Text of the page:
Talent teams may find themselves arguing for why resources should be allocated to diversity sourcing. Here's the business case for diversity and inclusion.
Next week, Gem is publishing the first of a three-part series we’re calling The Ultimate Guide to Sourcing and Nurturing Diverse Talent Pools. We wrote Part 1 (“Diversity Sourcing 101: The Talent Leader’s Handbook”) for everyone in talent acquisition… but we were thinking of TA leaders in particular, because they occupy a crucial space between sourcers and upper management.
As such, talent leaders are in a position to educate their teams on strategies for sourcing more diverse talent pools and best practices for outreach and nurture campaigns. But they’re also in a position to affect the kinds of organizational change necessary to inclusive environments: holding hiring teams accountable for checking their biases during interviews, for instance, or strategizing with managers to cultivate cultures of belonging on their respective teams. After all, if new hires don’t stick around, the burden is back on sourcers to uncover more talent for the company’s diversity initiatives. And so begins a vicious circle of getting more candidates in the door who walk out as quickly as they walked in—because there’s no structure to support them once they’re there.
We realized while writing Part 1 that talent leaders might find themselves in the position of having to argue for why their team’s resources should be allocated to diversity sourcing. Workplace diversity breaks cycles of discrimination and oppression, eases the struggle for representation, and increases respect among peers, yes—and those are powerful arguments in and of themselves. But there’s also a business case for diversity in the workforce, and it’s the one your C-levels might need to hear: Companies that embrace D&I strategies in all aspects of the business statistically outperform their peers. This likely isn’t news to you; but we’ve collected some of that data for you here. This way you can make your case based on the numbers if you need to.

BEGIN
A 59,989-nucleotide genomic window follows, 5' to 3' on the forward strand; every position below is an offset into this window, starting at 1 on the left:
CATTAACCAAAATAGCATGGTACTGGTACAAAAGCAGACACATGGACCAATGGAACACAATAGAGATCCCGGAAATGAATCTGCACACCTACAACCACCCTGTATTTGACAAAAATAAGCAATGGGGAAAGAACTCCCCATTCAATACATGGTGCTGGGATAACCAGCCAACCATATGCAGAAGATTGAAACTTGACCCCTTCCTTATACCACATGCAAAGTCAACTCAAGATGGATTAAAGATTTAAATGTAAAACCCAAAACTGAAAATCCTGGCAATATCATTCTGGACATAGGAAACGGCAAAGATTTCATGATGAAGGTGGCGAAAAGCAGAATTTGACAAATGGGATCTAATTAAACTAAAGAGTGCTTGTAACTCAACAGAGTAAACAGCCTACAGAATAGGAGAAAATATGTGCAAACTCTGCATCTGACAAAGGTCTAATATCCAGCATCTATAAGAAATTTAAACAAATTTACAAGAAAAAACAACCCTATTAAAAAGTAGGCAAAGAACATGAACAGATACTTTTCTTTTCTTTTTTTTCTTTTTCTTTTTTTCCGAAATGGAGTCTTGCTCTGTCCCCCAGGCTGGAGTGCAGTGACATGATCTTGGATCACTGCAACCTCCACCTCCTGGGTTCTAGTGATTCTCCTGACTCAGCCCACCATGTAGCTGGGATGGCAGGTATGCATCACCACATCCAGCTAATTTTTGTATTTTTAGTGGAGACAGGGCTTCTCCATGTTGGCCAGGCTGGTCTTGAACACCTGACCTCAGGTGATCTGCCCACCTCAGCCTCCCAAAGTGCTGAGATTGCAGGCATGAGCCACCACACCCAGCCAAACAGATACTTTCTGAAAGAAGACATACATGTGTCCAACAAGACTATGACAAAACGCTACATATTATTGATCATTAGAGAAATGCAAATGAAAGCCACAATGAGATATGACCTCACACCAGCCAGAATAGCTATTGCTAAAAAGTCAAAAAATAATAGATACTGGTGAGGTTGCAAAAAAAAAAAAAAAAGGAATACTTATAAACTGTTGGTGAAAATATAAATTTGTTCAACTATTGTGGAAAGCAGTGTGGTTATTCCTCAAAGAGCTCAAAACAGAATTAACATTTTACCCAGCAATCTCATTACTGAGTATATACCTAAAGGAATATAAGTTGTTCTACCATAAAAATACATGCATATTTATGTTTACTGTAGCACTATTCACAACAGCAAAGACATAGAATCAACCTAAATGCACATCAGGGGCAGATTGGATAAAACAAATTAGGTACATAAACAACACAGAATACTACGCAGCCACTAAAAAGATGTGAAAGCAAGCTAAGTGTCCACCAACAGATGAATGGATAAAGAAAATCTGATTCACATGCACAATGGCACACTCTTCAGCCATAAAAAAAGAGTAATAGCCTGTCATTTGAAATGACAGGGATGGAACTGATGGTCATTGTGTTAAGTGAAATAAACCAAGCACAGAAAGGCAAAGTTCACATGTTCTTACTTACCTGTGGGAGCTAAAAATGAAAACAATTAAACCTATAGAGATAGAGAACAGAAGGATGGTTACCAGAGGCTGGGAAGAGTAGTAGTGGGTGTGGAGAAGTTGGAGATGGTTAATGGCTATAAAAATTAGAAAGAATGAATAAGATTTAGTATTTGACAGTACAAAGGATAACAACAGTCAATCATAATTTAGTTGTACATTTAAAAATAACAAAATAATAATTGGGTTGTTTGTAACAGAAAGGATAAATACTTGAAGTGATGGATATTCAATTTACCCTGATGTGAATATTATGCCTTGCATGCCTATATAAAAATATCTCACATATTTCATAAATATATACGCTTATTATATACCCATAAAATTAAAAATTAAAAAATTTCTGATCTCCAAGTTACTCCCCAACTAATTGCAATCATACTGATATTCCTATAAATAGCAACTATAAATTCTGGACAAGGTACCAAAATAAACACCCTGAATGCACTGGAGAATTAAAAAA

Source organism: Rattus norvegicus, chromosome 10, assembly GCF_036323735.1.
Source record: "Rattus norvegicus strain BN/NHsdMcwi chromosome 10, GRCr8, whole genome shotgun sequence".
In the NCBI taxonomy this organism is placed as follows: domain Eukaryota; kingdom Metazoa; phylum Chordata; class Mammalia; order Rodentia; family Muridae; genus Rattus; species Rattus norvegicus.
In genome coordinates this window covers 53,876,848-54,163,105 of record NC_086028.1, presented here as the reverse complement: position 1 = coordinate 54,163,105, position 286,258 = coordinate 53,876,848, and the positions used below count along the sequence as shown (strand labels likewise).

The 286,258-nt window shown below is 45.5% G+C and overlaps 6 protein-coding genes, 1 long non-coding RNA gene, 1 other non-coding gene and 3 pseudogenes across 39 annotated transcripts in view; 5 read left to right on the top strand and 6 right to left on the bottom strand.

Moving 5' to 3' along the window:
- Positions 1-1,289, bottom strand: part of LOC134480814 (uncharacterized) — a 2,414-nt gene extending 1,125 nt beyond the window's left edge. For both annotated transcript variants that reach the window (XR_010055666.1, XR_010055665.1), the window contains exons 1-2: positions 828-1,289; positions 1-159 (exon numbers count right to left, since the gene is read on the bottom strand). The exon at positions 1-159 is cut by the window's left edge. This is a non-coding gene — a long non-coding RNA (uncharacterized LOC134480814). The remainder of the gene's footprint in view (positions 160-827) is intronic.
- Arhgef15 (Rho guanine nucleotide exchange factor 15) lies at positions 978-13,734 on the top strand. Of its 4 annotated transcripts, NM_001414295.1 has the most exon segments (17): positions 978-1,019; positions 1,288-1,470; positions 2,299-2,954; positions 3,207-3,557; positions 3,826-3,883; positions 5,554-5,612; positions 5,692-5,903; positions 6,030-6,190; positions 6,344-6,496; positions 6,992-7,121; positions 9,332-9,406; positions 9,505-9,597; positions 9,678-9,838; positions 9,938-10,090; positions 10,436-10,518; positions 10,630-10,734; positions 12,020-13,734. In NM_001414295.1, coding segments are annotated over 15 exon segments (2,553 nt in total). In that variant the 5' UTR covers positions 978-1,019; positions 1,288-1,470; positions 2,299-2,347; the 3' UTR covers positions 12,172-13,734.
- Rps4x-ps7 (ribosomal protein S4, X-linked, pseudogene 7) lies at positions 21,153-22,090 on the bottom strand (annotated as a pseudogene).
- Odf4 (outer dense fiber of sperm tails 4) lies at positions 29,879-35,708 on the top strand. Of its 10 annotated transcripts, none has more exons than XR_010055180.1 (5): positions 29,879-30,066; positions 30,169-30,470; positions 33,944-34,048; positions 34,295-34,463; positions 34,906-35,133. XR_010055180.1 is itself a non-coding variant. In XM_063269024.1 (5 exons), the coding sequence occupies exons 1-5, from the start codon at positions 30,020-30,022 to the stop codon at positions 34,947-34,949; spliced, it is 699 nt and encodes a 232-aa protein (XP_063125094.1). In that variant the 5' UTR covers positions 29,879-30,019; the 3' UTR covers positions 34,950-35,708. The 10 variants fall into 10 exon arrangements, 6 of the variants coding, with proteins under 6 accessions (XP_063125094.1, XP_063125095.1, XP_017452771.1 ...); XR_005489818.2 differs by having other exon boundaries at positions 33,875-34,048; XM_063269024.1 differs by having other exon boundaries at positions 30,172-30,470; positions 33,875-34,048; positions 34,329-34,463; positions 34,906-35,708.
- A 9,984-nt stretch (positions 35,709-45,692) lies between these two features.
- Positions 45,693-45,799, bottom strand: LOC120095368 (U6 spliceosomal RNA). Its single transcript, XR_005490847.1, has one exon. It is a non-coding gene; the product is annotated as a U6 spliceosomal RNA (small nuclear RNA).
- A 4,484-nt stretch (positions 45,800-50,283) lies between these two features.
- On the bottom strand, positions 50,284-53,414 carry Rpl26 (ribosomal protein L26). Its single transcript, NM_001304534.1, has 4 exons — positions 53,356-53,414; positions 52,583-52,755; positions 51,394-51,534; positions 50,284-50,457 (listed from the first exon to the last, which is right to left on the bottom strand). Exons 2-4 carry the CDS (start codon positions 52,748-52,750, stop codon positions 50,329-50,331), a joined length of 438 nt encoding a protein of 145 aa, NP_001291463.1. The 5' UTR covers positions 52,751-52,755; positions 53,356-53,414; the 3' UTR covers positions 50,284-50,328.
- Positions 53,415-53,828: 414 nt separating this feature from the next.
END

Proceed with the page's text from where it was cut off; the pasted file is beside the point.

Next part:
D&I Drives Employee Productivity and Performance
D&I Fosters Creativity and Innovation
- Organizations with inclusive cultures are 6x more likely to be innovative and agile than those with non-inclusive cultures. (Bourke and Dillon / Deloitte)
- When employees believe their organization is committed to diversity and they feel included, innovation increases by 83%. (Deloitte)
- Companies with above-average diversity scores see 19% more “innovation revenue” (revenue generated from improved or entirely new products) than those with below-average diversity scores. (Boston Consulting Group)
- Companies that fulfilled a series of nine “positive diversity requirements”—including women and minority CEOs and positive policies on LGBTQIA+ employees—announced an average of two more products a year than their less-diverse competitors. (Mayer, Warr, and Zhao)
D&I Grows Your Talent Pool
D&I Reduces Employee Turnover
D&I Increases Profits and Grows Your Market
We’ll let the numbers speak for themselves.
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